03.27.20

COVID-19: A Crisis Communicator’s Perspective

When Covalent Logic was formed toward the end of 2005, it happened in the middle of a crisis. In fact, it’s more accurate to say it happened because of a crisis: Hurricane Katrina. Covalent Logic Founder and President Stafford Wood worked with Louisiana government officials on crucial communications in the fallout of the catastrophic storm, and out of that chaos and uncertainty arose an award-winning, industry-leading integrated communications firm now nearing its fifteenth year in operation.

But today’s crisis is unlike anything in modern memory. It’s shutting down schools, businesses and normal life as a whole, and it’s happening everywhere with no clear end in sight. And, even though Covalent staff are considered essential personnel and exempt from the state of Louisiana’s stay-at-home order, most are working from home to join with the rest of the country in flattening the curve of coronavirus infections and minimizing its impact on hospitals. And while this shift has certainly changed business as usual, it doesn’t mean slowing down. On the contrary, the needs of clients and communities are changing and in some cases growing as a result of the pandemic, and this is where we can do our part to work with them and help fulfill those needs.

This means being reactive, responsive and resilient, making a concerted effort to help our clients adapt to this new environment as we do so ourselves. Sometimes this is just a matter of being available and keeping the lines of communication open. And sometimes it means working after hours or weekends because people are depending on the services we provide, such as the state officials who rely on us to get vital COVID-19 information out to hundreds of thousands.

Adaptability is a critical skill for any business at this time, including Covalent. Customers are asking for us to be flexible and adjust our services to meet their new needs, and that is what we will do. We know that in times like these, things can change quickly, and as problem solvers we must adapt and change with them.

The thing to remember about an economic crisis is that it doesn’t hit every industry in the same way, and it doesn’t hit every part of the world in the same way either. So international businesses will feel pains in some locations but not others, and while some opportunities will be lost others will appear.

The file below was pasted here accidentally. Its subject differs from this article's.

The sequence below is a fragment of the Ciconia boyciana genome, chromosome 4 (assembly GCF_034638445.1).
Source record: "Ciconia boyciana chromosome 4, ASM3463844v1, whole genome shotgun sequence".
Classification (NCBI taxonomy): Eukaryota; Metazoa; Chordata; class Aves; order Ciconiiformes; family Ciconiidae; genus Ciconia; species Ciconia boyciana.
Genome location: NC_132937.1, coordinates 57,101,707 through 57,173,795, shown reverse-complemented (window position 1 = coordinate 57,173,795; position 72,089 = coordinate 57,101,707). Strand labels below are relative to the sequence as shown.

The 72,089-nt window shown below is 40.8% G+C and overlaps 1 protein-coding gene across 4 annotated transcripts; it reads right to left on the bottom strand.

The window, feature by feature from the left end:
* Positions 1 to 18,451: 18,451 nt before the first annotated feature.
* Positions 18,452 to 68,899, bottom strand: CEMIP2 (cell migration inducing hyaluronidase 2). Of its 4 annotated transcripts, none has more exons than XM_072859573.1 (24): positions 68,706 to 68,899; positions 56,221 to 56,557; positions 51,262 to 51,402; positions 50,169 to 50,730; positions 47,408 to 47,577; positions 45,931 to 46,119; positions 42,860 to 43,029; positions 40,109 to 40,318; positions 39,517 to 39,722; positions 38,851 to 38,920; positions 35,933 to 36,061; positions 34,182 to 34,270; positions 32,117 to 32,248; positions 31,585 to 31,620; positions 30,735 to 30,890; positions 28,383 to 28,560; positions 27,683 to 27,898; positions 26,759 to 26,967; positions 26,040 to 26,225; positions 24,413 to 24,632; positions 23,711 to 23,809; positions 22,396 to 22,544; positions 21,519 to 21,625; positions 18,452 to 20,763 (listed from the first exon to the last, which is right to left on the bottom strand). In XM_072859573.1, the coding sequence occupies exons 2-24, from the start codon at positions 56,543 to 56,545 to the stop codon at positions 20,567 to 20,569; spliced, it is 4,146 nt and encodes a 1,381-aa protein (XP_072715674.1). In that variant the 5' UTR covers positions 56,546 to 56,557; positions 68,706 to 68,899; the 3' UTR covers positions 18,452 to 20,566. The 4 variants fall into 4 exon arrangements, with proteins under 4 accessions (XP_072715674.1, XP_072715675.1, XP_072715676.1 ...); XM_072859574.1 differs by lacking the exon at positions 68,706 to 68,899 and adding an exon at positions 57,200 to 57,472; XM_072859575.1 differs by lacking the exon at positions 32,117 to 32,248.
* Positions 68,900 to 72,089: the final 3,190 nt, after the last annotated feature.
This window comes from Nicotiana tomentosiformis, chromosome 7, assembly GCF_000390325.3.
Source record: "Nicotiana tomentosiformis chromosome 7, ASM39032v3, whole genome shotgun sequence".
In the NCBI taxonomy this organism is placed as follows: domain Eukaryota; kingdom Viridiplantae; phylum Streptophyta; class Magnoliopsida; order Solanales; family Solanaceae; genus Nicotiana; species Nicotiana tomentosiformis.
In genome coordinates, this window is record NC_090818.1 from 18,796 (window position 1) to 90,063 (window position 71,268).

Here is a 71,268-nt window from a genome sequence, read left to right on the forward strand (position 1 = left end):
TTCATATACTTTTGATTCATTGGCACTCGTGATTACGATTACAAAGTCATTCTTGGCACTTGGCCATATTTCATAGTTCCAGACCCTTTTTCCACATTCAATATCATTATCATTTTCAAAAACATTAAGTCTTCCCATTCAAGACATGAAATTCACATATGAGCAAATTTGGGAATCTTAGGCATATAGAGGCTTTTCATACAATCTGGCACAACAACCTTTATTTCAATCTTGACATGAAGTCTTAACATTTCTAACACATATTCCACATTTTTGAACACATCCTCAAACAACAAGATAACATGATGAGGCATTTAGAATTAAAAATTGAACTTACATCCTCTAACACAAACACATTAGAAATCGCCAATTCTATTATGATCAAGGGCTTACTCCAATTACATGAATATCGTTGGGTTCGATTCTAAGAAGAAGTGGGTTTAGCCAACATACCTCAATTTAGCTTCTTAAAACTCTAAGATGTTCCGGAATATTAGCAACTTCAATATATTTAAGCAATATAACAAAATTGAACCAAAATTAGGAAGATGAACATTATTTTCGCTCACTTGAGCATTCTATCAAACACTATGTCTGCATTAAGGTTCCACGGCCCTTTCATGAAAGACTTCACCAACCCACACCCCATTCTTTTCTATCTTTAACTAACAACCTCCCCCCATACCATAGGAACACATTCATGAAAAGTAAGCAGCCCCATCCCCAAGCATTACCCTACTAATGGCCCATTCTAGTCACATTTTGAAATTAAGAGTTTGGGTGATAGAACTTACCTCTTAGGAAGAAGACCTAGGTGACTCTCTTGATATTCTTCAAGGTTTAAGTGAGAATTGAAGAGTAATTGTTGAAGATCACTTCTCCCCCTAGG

Tourism has been hit hard all around the world. But Italy’s empty hotels are being transformed into makeshift hospitals to accommodate new patients, and this is something that is likely to happen elsewhere in the coming weeks. Also, our client, Shell Geismar, is now receiving new orders specifically because of the outbreak. And the chemicals they produce will help to create sanitation products, which are in high demand.

In the same way, Tito’s Vodka has begun to bottle hand sanitizer. Why? Because the country needs a lot of hand sanitizer right now, and hand sanitizer needs to be 60-percent alcohol to work – and Tito’s can make a lot of alcohol.

Tito’s is doing what is good for their business, they’re doing what’s good for the healthcare crisis, and they’re doing what is good for the community. They are being responsive to the needs of those around them and doing what they must to keep all of their people employed. Rather than saying, “Hey, now’s a good time to drink!” they are shifting their business to what is needed.

So, just as these industries are adapting to the coronavirus, we are too, because our clients depend on us. While much of our work remains the same, in some ways it’s more important than ever before. We’ve got to be professional. We’ve got to be responsive. And we’ve got to believe that self-isolating and working remotely will have a real effect on flattening the curve and slowing the spread of coronavirus.

There is no doubt we will all come out of this much stronger. But for now, it is a time to focus, to work hard and to help others. And this is what we will do for each of our clients.

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